We continue along the WAW, learning as we go how to differentiate between the main route (marked S or N) and the little fingers out to a viewpoint.  We stop at Lacken Strand, a vast expanse of golden sand with drones and air surfers overhead.  Minnie leaps to freedom and enjoys a few zoomies around the place.  It’s tricky drying off her paws, especially in such limited space.

Onward to Downpatrick Head, a spot which was recommended to us by a Swiss couple last night.  It’s a dramatic headland, and as we approach it in the afternoon sunshine we can see other headlands and islands dotted along he coastline to the west.  There are no stopping places to try to capture this in a photograph, but it would be impossible to do it justice even if there were.  The glorious panorama takes in big blue skies, azure seas, and green-grey granite slabs. I set off with Minnie towards the headland, but a sign says that dogs are not allowed, so I leave her back to the van with the boys and continue alone.  It is stunning – sheer cliffs, blowholes, and the 50m high Dun Briste sea stack.

 

Back in the car park, I order hot dogs and chips from Patsy’s van, and he delivers them to our door!

This is our first time trying “wild camping” ie no electric or water, and it feels strange to watch the car park gradually empty of day visitors and have the place to ourselves.  Well, almost, there is one other van in this car park, and another motorhome parked up in the next one down.  My hopes for a wild Atlantic sunset are dashed, though, as a surly sea mist rolls in and turns the sky 40 shades of grey.

We have problems with the chemical toilet, and decide that wild camping is not for us.  Patsy had recommended staying by the beer garden in Healys pub in Ballycastle, so that might have been a better option.

Day 3: Achill Island

Back on the coastal road, the views are stunning, but there are very few places to pull in.  What was that lie in the vision – you can just stop where you fancy? No, not really, you have to choose a spot that you can get in and out of safely without inconveniencing other road users.  But we find a great big car park opposite a fab Spar in Barr na Tra.  A fellow motorhomer with a lovely Boxer dog pulls in too, and we compare notes on how best to dispose of rubbish. The Irish government is promoting a recyling policy, and charging for landfill rubbish.  This does mean that there are very few bins around that we can use.  We try to keep recyclables separate and find the appropriate bottle banks etc, but I find that I’m using black bags, wet wipes and kitchen towel at a greater rate that I would at home, and can’t find many food watse disposal points.  But hey, it’s bound to be more environmentally friendly than flying somewhere.  Fuel topped up, and homemade scones purchased for later, we decide to skip Belmullet, and do the square loop at Blacksod Bay.  Suitable stopping point found opposite a pub, we turn on the gas to make soup and sandwiches.

After admiring the peaks of Achill over lunch, it’s lovely to make our way onto the island, and follow the signs to the newly opened Achill Seal Caves site (28 euro). The facilities are excellent, with loos and showers (1 euro for 3 minutes, plenty of space to leave towel and clothes), and a campervan servicing bay.  As I’m guiding the van into this, the rear brake light cover strikes a not-very-obvious grey wall and smashes. Ouch!  Oh well, it’s a bit of a rite of passage, and could have been much worse – no bodywork damage.  R gets the roll of clear tape and sets about doing the jigsaw of the smashed pieces.  The rest of us explore the beach.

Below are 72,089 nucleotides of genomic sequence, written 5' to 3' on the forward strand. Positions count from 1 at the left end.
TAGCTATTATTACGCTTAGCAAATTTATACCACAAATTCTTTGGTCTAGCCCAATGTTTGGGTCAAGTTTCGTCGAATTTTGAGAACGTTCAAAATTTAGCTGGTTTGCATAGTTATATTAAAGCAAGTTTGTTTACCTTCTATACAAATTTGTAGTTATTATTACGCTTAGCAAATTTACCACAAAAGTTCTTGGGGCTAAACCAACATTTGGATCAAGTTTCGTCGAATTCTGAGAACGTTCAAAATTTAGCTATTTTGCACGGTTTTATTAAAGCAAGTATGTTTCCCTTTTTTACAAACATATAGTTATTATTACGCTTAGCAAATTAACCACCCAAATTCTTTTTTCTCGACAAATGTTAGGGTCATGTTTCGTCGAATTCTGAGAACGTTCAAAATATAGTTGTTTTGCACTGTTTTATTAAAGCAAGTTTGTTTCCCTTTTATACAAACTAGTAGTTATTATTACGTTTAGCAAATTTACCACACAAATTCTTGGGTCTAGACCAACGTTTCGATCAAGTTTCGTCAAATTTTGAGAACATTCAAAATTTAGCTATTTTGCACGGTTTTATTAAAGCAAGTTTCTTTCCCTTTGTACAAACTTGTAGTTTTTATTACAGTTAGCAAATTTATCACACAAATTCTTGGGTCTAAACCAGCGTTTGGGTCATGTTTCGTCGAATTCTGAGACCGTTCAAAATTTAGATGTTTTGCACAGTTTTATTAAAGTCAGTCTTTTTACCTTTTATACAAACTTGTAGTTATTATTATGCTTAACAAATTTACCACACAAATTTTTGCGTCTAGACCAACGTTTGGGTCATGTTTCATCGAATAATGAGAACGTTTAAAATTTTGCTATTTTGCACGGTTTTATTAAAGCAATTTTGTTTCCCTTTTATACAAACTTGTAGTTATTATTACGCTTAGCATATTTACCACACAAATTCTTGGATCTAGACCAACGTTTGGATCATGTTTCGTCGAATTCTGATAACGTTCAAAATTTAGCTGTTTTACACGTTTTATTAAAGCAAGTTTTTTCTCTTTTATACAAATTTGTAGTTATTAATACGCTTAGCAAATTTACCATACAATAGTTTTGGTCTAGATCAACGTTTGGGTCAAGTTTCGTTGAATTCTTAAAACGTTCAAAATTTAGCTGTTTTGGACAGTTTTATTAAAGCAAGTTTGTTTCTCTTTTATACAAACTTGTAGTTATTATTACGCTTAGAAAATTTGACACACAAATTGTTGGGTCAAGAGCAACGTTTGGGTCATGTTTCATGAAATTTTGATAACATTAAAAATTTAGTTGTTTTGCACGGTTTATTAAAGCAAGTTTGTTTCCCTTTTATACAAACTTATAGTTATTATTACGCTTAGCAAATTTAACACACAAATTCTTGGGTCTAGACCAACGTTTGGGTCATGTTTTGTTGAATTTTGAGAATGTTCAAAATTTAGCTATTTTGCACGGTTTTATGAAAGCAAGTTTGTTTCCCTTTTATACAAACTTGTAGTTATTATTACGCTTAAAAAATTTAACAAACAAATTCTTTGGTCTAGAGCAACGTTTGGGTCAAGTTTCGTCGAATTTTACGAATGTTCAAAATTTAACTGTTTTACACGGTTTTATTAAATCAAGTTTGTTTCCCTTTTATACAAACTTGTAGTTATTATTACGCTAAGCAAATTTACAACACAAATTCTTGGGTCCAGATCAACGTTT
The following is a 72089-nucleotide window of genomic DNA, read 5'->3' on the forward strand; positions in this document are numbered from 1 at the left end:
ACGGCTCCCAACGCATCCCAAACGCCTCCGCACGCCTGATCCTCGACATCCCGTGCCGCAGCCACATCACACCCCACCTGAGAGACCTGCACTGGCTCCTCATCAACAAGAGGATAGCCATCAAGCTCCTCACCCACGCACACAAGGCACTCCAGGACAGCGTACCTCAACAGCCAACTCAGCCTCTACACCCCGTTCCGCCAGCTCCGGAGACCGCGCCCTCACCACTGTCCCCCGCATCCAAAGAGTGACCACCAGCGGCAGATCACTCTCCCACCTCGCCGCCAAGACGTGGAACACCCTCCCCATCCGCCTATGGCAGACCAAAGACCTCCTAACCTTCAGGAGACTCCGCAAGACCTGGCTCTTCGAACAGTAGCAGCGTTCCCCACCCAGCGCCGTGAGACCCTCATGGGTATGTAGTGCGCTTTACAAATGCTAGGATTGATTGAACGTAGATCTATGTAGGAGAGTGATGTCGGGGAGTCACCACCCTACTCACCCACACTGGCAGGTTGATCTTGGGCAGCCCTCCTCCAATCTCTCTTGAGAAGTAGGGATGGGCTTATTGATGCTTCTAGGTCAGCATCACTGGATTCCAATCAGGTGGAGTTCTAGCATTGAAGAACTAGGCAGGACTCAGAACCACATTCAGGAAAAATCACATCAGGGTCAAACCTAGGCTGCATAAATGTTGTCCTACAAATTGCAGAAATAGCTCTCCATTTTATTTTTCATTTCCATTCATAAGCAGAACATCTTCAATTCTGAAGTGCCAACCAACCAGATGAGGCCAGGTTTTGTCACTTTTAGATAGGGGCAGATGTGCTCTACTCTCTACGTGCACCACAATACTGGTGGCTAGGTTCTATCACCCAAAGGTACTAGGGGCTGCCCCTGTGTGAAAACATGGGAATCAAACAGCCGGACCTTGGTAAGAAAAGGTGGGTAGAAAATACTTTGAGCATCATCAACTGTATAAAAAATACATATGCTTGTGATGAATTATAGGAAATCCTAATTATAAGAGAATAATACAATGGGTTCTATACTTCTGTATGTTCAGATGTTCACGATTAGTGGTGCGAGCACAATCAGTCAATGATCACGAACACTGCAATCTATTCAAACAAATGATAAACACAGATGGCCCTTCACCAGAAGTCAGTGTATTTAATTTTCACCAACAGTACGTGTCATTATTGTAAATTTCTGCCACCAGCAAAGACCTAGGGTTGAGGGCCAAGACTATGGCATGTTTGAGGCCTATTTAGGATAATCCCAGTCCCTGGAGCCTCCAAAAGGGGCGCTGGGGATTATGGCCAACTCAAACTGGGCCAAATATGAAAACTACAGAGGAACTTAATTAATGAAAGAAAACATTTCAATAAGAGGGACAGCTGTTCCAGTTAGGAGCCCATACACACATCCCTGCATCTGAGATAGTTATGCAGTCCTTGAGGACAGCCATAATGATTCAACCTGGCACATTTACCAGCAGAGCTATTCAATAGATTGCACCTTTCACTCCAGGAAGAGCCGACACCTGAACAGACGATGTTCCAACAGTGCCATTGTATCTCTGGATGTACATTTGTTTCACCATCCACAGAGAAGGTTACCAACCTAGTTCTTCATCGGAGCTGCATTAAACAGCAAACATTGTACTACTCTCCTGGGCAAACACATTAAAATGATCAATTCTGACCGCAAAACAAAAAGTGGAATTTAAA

It is golden sandy with rolling waves, but the sand is a little soft and rocky, and there are quite a few jelly fish washed up, so I’m not tempted to go for a dip.  The Strand Hotel nearby advertises “home cooked food all day!” but this turns out to be only at weekends,  So back to the van for rather tasty steak and veg that we brought with us.  Afterwards, we admire kites being flown on the beach, including an impressive whale, advertising a local pizza place.

Day 4: Keogh’s, Ballyconneely

The morning dawns cloudy but pleasant. so I take Minnie for a run.  However, the loose sheep give us problems: they see her and bolt, she sees them dashing off and wants to give chase. But it’s good to get the endorphins shuggling round my brain, and running on the beach in such surroundings is very therapeutic.

We pack up and head for Westport, one of the places I’d been looking forward to pottering around in.  But it’s a very popular spot, and driving through the town is more than a bit hair raising, with lots of cars double parked, and delivery vans reducing the available lanes.  So that vision of spending some time wandering among the colourful pubs and shops quickly vanishes.  We can’t see anywhere to park, so continue out along the southern shores of Clew Bay, and stop near Croagh Patrick, for a cheese-and-crisp based lunch. From there, it’s my favouite road in the whole world, the Doo Lough pass.  Again, not enough places to stop and photograph, but we enjoy the scenery around Killary Harbour and Leenaun.  Just past Kylemore Abbey, there is a narrow bit of road, and we see another motorhome approach us.  “Breathe in!” I say, but the 2 wing mirrors clip, at a combined speed of about 80 mph, and the mirrors pop out and smash.  We pull over, and the German couple do turn around and come back to us.  I get out the accident form and start completing it, my rusty German being tested severely (Indicator light? Mirror housing? And what date is it anyway?)  A Garda car stops and makes sure there are no injuries, and if we are happy enough just to exchange insurance details then he will leave us to it.  But it’s not just the mirror that is shattered – I’m feeling very stressed out after this, tensed up as if I was in a dentist’s chair, and my heart is in my mouth around each tight bend in the road.